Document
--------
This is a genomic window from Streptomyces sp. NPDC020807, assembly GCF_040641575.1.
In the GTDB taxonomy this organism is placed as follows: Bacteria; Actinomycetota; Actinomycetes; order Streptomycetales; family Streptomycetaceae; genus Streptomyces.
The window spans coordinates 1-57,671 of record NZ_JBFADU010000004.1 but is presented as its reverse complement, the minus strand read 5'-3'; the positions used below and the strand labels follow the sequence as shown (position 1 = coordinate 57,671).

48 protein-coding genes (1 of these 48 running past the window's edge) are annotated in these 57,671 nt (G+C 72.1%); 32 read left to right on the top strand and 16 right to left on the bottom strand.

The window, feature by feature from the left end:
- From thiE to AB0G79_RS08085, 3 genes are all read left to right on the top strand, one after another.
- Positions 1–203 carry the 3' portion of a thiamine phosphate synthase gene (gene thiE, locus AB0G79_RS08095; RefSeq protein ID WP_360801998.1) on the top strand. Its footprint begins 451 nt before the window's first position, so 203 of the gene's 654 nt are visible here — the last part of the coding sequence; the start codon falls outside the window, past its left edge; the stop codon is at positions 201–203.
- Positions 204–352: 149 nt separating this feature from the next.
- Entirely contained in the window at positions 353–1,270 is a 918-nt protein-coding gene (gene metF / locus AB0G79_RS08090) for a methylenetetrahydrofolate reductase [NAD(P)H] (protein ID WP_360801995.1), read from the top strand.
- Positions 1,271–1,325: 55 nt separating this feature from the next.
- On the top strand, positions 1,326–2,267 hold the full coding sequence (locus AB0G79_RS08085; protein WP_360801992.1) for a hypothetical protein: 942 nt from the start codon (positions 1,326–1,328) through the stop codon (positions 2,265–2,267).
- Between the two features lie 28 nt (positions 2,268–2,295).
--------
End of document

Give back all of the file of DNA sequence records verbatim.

This is a genomic window from Streptomyces sp. NPDC020807, assembly GCF_040641575.1.
In the GTDB taxonomy this organism is placed as follows: Bacteria; Actinomycetota; Actinomycetes; order Streptomycetales; family Streptomycetaceae; genus Streptomyces.
The window spans coordinates 1-57,671 of record NZ_JBFADU010000004.1 but is presented as its reverse complement, the minus strand read 5'-3'; the positions used below and the strand labels follow the sequence as shown (position 1 = coordinate 57,671).

48 protein-coding genes (1 of these 48 running past the window's edge) are annotated in these 57,671 nt (G+C 72.1%); 32 read left to right on the top strand and 16 right to left on the bottom strand.

The window, feature by feature from the left end:
- From thiE to AB0G79_RS08085, 3 genes are all read left to right on the top strand, one after another.
- Positions 1–203 carry the 3' portion of a thiamine phosphate synthase gene (gene thiE, locus AB0G79_RS08095; RefSeq protein ID WP_360801998.1) on the top strand. Its footprint begins 451 nt before the window's first position, so 203 of the gene's 654 nt are visible here — the last part of the coding sequence; the start codon falls outside the window, past its left edge; the stop codon is at positions 201–203.
- Positions 204–352: 149 nt separating this feature from the next.
- Entirely contained in the window at positions 353–1,270 is a 918-nt protein-coding gene (gene metF / locus AB0G79_RS08090) for a methylenetetrahydrofolate reductase [NAD(P)H] (protein ID WP_360801995.1), read from the top strand.
- Positions 1,271–1,325: 55 nt separating this feature from the next.
- On the top strand, positions 1,326–2,267 hold the full coding sequence (locus AB0G79_RS08085; protein WP_360801992.1) for a hypothetical protein: 942 nt from the start codon (positions 1,326–1,328) through the stop codon (positions 2,265–2,267).
- Between the two features lie 28 nt (positions 2,268–2,295).